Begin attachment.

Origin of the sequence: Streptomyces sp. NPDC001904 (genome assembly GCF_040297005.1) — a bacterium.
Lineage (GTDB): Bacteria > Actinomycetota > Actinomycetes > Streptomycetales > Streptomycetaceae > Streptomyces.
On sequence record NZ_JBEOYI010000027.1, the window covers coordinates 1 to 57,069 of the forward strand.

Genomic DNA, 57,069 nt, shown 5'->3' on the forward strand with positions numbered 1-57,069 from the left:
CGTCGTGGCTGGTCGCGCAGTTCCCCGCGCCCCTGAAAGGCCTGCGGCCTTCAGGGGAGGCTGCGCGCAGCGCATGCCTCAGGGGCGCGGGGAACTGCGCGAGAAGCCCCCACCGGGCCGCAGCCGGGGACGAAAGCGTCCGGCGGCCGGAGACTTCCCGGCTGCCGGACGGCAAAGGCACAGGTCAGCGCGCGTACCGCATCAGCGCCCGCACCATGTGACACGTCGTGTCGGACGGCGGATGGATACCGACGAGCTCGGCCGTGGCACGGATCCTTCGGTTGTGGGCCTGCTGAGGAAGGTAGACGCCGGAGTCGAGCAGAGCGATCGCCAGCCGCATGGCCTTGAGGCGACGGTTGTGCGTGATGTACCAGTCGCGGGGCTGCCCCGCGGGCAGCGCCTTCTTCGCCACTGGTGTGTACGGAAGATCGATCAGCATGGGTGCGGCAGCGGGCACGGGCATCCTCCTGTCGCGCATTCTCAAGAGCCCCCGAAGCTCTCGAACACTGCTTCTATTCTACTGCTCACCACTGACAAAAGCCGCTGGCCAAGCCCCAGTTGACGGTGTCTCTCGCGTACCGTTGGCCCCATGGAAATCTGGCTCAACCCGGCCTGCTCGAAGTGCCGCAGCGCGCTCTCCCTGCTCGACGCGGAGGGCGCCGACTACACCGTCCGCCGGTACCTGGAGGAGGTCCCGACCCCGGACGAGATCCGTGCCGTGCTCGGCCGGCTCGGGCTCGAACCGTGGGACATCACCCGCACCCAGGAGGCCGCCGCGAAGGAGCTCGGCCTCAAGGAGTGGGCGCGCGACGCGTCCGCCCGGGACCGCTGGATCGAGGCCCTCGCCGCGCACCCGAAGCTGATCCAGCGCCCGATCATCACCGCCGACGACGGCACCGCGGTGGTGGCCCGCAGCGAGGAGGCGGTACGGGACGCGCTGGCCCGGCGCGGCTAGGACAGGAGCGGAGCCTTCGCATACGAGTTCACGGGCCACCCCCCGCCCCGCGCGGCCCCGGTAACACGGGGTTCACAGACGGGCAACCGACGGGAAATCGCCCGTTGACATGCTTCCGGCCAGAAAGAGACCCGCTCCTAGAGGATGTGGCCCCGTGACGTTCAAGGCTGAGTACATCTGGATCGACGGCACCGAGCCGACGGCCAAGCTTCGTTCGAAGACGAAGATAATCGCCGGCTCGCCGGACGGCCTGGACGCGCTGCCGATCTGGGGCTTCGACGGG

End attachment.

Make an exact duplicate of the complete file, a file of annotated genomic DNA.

Origin of the sequence: Streptomyces sp. NPDC001904 (genome assembly GCF_040297005.1) — a bacterium.
Lineage (GTDB): Bacteria > Actinomycetota > Actinomycetes > Streptomycetales > Streptomycetaceae > Streptomyces.
On sequence record NZ_JBEOYI010000027.1, the window covers coordinates 1 to 57,069 of the forward strand.

Genomic DNA, 57,069 nt, shown 5'->3' on the forward strand with positions numbered 1-57,069 from the left:
CGTCGTGGCTGGTCGCGCAGTTCCCCGCGCCCCTGAAAGGCCTGCGGCCTTCAGGGGAGGCTGCGCGCAGCGCATGCCTCAGGGGCGCGGGGAACTGCGCGAGAAGCCCCCACCGGGCCGCAGCCGGGGACGAAAGCGTCCGGCGGCCGGAGACTTCCCGGCTGCCGGACGGCAAAGGCACAGGTCAGCGCGCGTACCGCATCAGCGCCCGCACCATGTGACACGTCGTGTCGGACGGCGGATGGATACCGACGAGCTCGGCCGTGGCACGGATCCTTCGGTTGTGGGCCTGCTGAGGAAGGTAGACGCCGGAGTCGAGCAGAGCGATCGCCAGCCGCATGGCCTTGAGGCGACGGTTGTGCGTGATGTACCAGTCGCGGGGCTGCCCCGCGGGCAGCGCCTTCTTCGCCACTGGTGTGTACGGAAGATCGATCAGCATGGGTGCGGCAGCGGGCACGGGCATCCTCCTGTCGCGCATTCTCAAGAGCCCCCGAAGCTCTCGAACACTGCTTCTATTCTACTGCTCACCACTGACAAAAGCCGCTGGCCAAGCCCCAGTTGACGGTGTCTCTCGCGTACCGTTGGCCCCATGGAAATCTGGCTCAACCCGGCCTGCTCGAAGTGCCGCAGCGCGCTCTCCCTGCTCGACGCGGAGGGCGCCGACTACACCGTCCGCCGGTACCTGGAGGAGGTCCCGACCCCGGACGAGATCCGTGCCGTGCTCGGCCGGCTCGGGCTCGAACCGTGGGACATCACCCGCACCCAGGAGGCCGCCGCGAAGGAGCTCGGCCTCAAGGAGTGGGCGCGCGACGCGTCCGCCCGGGACCGCTGGATCGAGGCCCTCGCCGCGCACCCGAAGCTGATCCAGCGCCCGATCATCACCGCCGACGACGGCACCGCGGTGGTGGCCCGCAGCGAGGAGGCGGTACGGGACGCGCTGGCCCGGCGCGGCTAGGACAGGAGCGGAGCCTTCGCATACGAGTTCACGGGCCACCCCCCGCCCCGCGCGGCCCCGGTAACACGGGGTTCACAGACGGGCAACCGACGGGAAATCGCCCGTTGACATGCTTCCGGCCAGAAAGAGACCCGCTCCTAGAGGATGTGGCCCCGTGACGTTCAAGGCTGAGTACATCTGGATCGACGGCACCGAGCCGACGGCCAAGCTTCGTTCGAAGACGAAGATAATCGCCGGCTCGCCGGACGGCCTGGACGCGCTGCCGATCTGGGGCTTCGACGGG